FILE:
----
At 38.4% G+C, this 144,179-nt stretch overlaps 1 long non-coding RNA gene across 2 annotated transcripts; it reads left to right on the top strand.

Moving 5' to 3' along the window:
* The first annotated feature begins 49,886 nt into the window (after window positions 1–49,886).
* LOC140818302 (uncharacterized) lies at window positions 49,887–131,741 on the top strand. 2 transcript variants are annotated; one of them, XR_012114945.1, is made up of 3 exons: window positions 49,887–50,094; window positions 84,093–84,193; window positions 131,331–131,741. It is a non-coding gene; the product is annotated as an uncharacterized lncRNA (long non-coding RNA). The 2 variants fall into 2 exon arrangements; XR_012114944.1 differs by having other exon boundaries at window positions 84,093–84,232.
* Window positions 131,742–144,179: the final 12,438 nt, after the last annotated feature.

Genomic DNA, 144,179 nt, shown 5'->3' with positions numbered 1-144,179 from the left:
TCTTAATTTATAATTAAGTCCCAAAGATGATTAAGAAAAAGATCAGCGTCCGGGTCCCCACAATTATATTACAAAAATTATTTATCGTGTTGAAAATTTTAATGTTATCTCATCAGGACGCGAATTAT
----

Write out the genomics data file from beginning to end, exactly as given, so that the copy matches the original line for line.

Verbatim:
At 38.4% G+C, this 144,179-nt stretch overlaps 1 long non-coding RNA gene across 2 annotated transcripts; it reads left to right on the top strand.

Moving 5' to 3' along the window:
* The first annotated feature begins 49,886 nt into the window (after window positions 1–49,886).
* LOC140818302 (uncharacterized) lies at window positions 49,887–131,741 on the top strand. 2 transcript variants are annotated; one of them, XR_012114945.1, is made up of 3 exons: window positions 49,887–50,094; window positions 84,093–84,193; window positions 131,331–131,741. It is a non-coding gene; the product is annotated as an uncharacterized lncRNA (long non-coding RNA). The 2 variants fall into 2 exon arrangements; XR_012114944.1 differs by having other exon boundaries at window positions 84,093–84,232.
* Window positions 131,742–144,179: the final 12,438 nt, after the last annotated feature.

Genomic DNA, 144,179 nt, shown 5'->3' with positions numbered 1-144,179 from the left:
TCTTAATTTATAATTAAGTCCCAAAGATGATTAAGAAAAAGATCAGCGTCCGGGTCCCCACAATTATATTACAAAAATTATTTATCGTGTTGAAAATTTTAATGTTATCTCATCAGGACGCGAATTAT